Trajectory 2020 Year in Review
Reviewing this year's topics and editions
It’s finally the end of the most eventful year for decades. With such dramatic changes rippling through every part of the economy, there has been a lot to keep track of and think about, especially how the world will look after COVID-19. This week I’m briefly reviewing all the editions of Trajectory published in 2020, almost all of which asked what will some of the legacies of the COVID-19 pandemic be?
Thanks for being a subscriber and see you on January 20th, 2021 for the next edition!
Top 10 Most Interesting Reads of Year
Saving Democracy From the Managerial Elite: The central challenge of democracy in the 21st century.
The Perverse Panic over Plastic: Is plastic use really that bad?
Sickeningly Sweet: Evidence is growing that sugar and cancer have a special relationship.
Coronavirus Ushers in the Globalization We Were Afraid Of: The global order has been fragmenting for well over a decade. The Covid-19 pandemic may be the tipping point that shifts us into a new more unstable and disunited global order.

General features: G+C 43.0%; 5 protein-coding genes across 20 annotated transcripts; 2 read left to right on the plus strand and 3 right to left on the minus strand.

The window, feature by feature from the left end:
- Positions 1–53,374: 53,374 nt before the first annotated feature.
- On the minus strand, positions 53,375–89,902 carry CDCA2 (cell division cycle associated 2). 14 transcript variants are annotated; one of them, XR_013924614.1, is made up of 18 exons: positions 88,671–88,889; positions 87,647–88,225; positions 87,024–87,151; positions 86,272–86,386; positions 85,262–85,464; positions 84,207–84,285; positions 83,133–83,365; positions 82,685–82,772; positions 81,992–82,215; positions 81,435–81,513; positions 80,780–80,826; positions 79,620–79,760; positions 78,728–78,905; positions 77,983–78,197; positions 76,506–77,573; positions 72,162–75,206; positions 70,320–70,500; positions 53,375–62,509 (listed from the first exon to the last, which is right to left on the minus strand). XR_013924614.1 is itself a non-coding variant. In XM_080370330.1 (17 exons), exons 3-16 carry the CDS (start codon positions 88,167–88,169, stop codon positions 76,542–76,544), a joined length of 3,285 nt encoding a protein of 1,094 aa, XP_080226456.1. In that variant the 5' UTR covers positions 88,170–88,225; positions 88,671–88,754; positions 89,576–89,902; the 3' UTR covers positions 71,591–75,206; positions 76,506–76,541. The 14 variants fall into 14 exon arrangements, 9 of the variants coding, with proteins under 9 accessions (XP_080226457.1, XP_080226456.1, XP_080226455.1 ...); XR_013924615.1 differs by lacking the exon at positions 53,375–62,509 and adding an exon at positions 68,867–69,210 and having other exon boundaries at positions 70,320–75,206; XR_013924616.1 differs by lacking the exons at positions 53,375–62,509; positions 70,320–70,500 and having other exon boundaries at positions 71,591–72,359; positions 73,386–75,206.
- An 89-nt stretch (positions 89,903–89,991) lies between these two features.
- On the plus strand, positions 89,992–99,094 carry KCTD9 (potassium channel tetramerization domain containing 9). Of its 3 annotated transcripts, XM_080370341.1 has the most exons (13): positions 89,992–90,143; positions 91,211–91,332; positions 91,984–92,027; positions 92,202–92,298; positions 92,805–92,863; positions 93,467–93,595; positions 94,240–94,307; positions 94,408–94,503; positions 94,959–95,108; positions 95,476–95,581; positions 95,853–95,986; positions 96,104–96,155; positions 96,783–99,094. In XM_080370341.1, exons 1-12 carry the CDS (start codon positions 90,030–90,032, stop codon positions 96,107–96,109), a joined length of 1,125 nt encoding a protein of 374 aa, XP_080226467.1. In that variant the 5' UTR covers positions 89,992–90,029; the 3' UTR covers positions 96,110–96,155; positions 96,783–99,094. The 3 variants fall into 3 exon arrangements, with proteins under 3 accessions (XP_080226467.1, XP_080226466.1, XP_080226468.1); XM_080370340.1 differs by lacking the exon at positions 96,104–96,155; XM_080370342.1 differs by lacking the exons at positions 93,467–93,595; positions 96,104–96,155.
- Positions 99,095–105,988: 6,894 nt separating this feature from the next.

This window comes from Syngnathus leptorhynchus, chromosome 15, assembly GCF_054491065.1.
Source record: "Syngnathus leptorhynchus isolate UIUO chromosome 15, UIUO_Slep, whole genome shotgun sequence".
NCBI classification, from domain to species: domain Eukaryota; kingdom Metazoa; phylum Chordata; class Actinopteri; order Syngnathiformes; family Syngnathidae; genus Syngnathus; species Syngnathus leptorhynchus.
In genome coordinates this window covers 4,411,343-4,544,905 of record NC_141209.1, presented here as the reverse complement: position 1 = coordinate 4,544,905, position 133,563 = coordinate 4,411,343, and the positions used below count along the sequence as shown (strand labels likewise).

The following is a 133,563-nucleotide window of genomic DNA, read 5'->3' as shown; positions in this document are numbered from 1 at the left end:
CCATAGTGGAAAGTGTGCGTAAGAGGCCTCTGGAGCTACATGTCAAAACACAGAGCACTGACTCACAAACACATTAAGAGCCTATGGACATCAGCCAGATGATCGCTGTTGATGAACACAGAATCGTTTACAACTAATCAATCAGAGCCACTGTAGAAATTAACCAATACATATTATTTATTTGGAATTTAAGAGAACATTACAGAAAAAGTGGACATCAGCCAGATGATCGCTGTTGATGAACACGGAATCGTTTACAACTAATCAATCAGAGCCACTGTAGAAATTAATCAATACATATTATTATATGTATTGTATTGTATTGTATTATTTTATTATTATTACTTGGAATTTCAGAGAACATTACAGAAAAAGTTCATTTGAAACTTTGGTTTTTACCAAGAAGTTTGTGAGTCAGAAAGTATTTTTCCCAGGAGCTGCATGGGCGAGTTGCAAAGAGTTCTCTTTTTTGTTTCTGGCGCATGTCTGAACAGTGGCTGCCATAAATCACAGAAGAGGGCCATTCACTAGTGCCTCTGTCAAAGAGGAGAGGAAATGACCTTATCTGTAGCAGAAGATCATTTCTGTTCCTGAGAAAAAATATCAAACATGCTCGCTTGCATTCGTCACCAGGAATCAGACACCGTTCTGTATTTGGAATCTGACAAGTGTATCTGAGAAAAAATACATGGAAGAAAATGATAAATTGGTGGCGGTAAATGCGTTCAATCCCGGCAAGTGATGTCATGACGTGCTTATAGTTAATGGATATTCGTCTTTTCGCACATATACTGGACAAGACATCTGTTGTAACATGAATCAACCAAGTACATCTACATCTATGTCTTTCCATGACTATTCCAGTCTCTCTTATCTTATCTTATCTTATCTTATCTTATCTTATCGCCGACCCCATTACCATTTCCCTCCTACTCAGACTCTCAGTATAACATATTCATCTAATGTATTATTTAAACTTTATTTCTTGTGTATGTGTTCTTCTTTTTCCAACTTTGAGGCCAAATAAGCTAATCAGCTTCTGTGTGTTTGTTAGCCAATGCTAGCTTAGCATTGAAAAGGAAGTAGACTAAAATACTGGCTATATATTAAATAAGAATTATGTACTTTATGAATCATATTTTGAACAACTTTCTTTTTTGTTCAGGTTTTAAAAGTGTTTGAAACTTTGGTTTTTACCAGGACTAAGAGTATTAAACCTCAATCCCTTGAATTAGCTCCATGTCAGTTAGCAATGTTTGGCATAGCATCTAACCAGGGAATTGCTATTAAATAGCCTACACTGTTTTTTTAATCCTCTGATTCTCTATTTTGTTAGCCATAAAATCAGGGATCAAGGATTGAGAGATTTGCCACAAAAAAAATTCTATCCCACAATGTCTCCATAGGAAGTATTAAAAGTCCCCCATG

Coal industry will never recover after coronavirus pandemic, say experts: Interesting second-order effect from the pandemic
A Letter on Justice and Open Debate: A deeply timely letter signed by over 150 intellectual luminaries defending the need for open debate in the face of growing illiberalism in public life in the West
America and China Are Entering the Dark Forest: A nuanced analysis of the state of US and Chinese relations.
The thick skin bias in judgments about people in poverty: A fascinating study that shows a bias in society to believe that those living in poverty feel pain less strongly than richer people.
US-China rivalry: Pentagon invests US$12.7 million in rare earth producers to reduce reliance on China: Rare earths are critical components in electronic manufacturing and increasingly critical to national security in the increasingly digitized world
Thorstein Veblen’s Theory of the Leisure Class: How luxury beliefs signal social status and intersect with Veblen’s theories of social life
The Future of How We Make Things
The world is in the early days of a fourth industrial revolution. This revolution will connect the global manufacturing sector to the internet, further automate production but most importantly enable us to produce in a way that has never been possible before — mass personalization.
The magic of combinatorial optimization